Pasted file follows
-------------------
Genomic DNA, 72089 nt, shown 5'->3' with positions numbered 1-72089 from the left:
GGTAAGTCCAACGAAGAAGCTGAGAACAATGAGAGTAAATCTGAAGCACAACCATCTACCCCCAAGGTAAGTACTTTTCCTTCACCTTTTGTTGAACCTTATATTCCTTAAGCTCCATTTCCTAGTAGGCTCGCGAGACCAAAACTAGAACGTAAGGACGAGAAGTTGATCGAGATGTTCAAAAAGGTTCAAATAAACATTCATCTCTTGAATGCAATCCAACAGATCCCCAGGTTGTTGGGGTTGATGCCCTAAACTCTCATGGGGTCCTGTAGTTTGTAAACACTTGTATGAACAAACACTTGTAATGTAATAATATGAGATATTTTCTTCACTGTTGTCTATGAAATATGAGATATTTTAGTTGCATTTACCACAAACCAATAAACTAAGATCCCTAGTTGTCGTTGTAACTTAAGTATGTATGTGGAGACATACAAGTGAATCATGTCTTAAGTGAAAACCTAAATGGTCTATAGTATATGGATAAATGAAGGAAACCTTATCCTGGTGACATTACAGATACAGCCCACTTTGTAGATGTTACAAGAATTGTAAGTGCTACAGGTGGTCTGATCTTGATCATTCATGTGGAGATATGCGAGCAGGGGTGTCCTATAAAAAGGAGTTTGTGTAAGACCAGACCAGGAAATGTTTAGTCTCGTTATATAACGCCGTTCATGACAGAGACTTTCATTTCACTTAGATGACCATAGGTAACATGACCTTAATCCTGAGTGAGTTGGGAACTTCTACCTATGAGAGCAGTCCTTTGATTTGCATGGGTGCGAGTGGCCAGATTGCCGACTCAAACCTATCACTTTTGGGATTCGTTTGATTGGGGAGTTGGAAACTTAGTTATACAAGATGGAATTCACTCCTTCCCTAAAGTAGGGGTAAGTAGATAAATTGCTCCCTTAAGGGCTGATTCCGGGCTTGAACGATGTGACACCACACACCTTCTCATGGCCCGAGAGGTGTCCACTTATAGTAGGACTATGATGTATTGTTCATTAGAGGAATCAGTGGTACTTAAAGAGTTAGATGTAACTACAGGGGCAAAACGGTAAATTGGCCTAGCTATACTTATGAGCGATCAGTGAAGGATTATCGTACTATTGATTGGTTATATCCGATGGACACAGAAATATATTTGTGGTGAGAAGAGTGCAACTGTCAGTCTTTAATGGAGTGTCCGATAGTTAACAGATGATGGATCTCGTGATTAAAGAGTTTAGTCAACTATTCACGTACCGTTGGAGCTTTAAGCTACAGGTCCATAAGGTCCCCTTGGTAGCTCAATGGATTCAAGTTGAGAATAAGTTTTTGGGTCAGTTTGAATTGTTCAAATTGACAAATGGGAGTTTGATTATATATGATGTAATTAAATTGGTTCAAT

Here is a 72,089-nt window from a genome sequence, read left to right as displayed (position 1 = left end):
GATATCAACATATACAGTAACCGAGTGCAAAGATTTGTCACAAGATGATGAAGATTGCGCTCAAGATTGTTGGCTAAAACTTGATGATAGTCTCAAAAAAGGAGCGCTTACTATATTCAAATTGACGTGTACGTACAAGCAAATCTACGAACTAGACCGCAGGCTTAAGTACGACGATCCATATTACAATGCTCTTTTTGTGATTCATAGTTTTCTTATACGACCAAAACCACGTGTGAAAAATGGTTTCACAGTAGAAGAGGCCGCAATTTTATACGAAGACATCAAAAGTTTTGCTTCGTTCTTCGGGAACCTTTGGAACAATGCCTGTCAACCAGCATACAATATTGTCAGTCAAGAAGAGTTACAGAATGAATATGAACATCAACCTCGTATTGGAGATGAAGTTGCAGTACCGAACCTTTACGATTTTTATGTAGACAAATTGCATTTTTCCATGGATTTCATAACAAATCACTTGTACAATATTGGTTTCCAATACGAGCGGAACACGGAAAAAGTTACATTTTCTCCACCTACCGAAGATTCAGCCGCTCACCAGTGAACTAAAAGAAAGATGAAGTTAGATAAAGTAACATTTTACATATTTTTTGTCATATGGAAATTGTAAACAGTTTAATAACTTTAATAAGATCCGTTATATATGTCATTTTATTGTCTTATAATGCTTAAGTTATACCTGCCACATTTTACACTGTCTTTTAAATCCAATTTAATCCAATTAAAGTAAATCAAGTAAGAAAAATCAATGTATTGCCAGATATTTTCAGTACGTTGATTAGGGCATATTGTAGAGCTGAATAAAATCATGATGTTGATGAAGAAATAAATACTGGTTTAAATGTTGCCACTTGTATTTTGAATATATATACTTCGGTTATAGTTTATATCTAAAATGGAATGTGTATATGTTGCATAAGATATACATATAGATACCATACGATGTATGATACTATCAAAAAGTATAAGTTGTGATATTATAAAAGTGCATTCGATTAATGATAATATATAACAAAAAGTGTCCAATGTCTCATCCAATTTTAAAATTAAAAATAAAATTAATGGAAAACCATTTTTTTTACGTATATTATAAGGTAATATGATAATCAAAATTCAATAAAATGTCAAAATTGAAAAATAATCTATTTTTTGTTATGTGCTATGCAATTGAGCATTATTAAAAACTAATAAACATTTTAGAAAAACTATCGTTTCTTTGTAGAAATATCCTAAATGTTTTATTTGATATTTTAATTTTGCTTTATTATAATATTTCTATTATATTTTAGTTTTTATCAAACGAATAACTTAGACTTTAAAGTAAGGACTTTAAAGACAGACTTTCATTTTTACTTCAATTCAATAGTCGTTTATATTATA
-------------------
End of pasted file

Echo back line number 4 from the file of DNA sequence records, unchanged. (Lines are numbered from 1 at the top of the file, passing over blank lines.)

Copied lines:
GATATCAACATATACAGTAACCGAGTGCAAAGATTTGTCACAAGATGATGAAGATTGCGCTCAAGATTGTTGGCTAAAACTTGATGATAGTCTCAAAAAAGGAGCGCTTACTATATTCAAATTGACGTGTACGTACAAGCAAATCTACGAACTAGACCGCAGGCTTAAGTACGACGATCCATATTACAATGCTCTTTTTGTGATTCATAGTTTTCTTATACGACCAAAACCACGTGTGAAAAATGGTTTCACAGTAGAAGAGGCCGCAATTTTATACGAAGACATCAAAAGTTTTGCTTCGTTCTTCGGGAACCTTTGGAACAATGCCTGTCAACCAGCATACAATATTGTCAGTCAAGAAGAGTTACAGAATGAATATGAACATCAACCTCGTATTGGAGATGAAGTTGCAGTACCGAACCTTTACGATTTTTATGTAGACAAATTGCATTTTTCCATGGATTTCATAACAAATCACTTGTACAATATTGGTTTCCAATACGAGCGGAACACGGAAAAAGTTACATTTTCTCCACCTACCGAAGATTCAGCCGCTCACCAGTGAACTAAAAGAAAGATGAAGTTAGATAAAGTAACATTTTACATATTTTTTGTCATATGGAAATTGTAAACAGTTTAATAACTTTAATAAGATCCGTTATATATGTCATTTTATTGTCTTATAATGCTTAAGTTATACCTGCCACATTTTACACTGTCTTTTAAATCCAATTTAATCCAATTAAAGTAAATCAAGTAAGAAAAATCAATGTATTGCCAGATATTTTCAGTACGTTGATTAGGGCATATTGTAGAGCTGAATAAAATCATGATGTTGATGAAGAAATAAATACTGGTTTAAATGTTGCCACTTGTATTTTGAATATATATACTTCGGTTATAGTTTATATCTAAAATGGAATGTGTATATGTTGCATAAGATATACATATAGATACCATACGATGTATGATACTATCAAAAAGTATAAGTTGTGATATTATAAAAGTGCATTCGATTAATGATAATATATAACAAAAAGTGTCCAATGTCTCATCCAATTTTAAAATTAAAAATAAAATTAATGGAAAACCATTTTTTTTACGTATATTATAAGGTAATATGATAATCAAAATTCAATAAAATGTCAAAATTGAAAAATAATCTATTTTTTGTTATGTGCTATGCAATTGAGCATTATTAAAAACTAATAAACATTTTAGAAAAACTATCGTTTCTTTGTAGAAATATCCTAAATGTTTTATTTGATATTTTAATTTTGCTTTATTATAATATTTCTATTATATTTTAGTTTTTATCAAACGAATAACTTAGACTTTAAAGTAAGGACTTTAAAGACAGACTTTCATTTTTACTTCAATTCAATAGTCGTTTATATTATA